In one embodiment, RFID component 18 is an RFID label or tag and includes a hybrid antenna inlay 24 having a pair of inward spiral antennas 26 a and 26 b (collectively “26”), a magnetic loop antenna 28 situated between and in electrical contact with spiral antennas 26 a and 26 b, and an integrated circuit 30 in electrical contact with magnetic loop antenna 28. The hybrid antenna inlay design of the present disclosure maintains the far field response abilities of the spiral antenna 26 while increasing the near field magnetic performance due to magnetic loop antenna 28. A detailed view of the hybrid antenna inlay is shown in FIG. 3 and is discussed in greater detail below.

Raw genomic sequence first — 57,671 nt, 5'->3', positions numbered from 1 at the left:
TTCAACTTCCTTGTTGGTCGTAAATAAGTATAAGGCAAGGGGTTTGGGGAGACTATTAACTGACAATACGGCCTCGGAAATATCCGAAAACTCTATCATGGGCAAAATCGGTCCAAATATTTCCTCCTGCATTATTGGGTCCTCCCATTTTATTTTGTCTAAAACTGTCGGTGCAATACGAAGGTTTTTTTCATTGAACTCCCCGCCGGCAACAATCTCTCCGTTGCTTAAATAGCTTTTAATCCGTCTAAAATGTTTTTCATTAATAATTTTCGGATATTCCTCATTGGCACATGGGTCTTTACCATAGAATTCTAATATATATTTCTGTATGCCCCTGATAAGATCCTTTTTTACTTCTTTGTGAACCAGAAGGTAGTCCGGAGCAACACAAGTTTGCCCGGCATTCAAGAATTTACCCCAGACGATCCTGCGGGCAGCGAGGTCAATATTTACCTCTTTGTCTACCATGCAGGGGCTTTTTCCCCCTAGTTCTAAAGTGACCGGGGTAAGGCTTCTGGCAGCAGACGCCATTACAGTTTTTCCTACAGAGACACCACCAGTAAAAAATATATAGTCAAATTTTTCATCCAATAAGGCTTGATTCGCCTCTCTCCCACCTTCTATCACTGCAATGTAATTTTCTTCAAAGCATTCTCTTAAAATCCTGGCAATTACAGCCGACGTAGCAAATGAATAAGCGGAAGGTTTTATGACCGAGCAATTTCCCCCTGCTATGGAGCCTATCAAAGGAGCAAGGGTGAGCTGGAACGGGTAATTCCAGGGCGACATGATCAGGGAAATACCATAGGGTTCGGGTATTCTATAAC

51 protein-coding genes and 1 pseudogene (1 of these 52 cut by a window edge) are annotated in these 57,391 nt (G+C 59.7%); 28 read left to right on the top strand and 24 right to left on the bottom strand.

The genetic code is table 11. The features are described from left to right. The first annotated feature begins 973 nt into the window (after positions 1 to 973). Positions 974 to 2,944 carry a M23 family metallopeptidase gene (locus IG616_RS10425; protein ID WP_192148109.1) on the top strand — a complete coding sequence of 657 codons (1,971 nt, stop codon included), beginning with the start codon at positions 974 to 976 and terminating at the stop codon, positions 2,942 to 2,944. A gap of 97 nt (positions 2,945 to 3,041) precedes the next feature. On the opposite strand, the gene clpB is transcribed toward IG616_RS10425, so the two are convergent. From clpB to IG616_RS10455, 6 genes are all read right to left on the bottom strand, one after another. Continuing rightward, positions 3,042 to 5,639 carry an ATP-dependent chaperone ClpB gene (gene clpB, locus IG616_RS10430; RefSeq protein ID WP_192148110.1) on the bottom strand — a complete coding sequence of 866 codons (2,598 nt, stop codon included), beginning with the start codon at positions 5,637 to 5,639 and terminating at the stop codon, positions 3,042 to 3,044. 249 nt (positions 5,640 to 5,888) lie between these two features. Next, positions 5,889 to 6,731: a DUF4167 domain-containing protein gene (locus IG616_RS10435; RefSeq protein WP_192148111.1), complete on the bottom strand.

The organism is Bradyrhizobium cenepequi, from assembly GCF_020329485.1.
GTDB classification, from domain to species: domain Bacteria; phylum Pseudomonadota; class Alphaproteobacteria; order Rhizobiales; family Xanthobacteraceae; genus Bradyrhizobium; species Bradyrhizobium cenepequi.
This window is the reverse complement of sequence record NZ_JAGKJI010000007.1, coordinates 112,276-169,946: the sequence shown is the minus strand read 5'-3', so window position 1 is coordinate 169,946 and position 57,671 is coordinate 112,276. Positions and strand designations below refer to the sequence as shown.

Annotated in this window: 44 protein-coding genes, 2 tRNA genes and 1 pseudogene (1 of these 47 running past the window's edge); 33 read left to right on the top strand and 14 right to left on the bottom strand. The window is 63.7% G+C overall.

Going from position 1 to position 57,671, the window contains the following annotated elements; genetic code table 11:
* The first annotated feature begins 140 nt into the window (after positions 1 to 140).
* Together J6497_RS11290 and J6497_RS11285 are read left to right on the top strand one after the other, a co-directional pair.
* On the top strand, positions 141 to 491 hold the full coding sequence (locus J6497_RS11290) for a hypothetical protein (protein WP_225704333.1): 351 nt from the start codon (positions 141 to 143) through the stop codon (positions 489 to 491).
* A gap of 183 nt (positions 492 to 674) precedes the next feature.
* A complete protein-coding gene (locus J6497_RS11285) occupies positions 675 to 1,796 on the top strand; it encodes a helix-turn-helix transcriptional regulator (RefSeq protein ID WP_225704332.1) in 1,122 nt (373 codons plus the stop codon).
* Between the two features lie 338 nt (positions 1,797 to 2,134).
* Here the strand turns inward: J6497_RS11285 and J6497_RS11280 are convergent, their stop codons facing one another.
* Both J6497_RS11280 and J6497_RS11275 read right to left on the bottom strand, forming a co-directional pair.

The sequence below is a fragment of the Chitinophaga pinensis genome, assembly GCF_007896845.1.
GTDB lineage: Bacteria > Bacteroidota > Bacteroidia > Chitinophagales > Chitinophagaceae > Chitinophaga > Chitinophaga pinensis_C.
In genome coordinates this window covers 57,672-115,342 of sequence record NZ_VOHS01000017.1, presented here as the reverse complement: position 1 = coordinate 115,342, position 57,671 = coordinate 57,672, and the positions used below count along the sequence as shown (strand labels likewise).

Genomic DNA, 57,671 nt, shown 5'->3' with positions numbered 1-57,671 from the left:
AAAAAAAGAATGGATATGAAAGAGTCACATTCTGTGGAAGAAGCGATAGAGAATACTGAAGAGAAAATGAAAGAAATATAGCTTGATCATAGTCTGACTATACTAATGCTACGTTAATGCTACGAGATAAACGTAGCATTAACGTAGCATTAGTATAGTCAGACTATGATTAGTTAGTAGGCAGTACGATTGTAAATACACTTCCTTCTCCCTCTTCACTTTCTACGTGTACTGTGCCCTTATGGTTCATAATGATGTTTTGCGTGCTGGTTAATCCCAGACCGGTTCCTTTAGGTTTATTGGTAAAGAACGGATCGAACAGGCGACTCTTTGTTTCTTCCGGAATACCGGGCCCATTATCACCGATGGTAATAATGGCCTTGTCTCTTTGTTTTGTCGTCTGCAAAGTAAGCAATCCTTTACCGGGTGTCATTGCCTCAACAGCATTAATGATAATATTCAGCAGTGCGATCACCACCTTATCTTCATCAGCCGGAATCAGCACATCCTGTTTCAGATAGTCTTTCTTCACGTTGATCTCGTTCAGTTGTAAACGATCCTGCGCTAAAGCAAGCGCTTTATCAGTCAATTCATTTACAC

Referring again to FIG. 2, tag 10 includes an attachment clamp 32 which is located at the forward end of tag 10 opposite RFID component 18 and EAS component 16. Attachment clamp 32 is typically metal and cooperates with an attachment element, such as a pin, to attach security tag 10 to an item to be secured (e.g. an article of clothing). Advantageously, attachment clamp 32 is situated at least a predetermined distance away from both the EAS component 16 and the RFID component and includes an extended portion 34 to further provide a “buffer”, that separates clamp 32 from EAS component 16 and RFID component 18. The location of clamp 32 within housing 12 and the distance it is situated away from EAS component 16 and RFID component 18 minimizes de-tuning of the RFID component 18 and EAS component 16 even when clamp 32 is exposed to large magnetic field levels.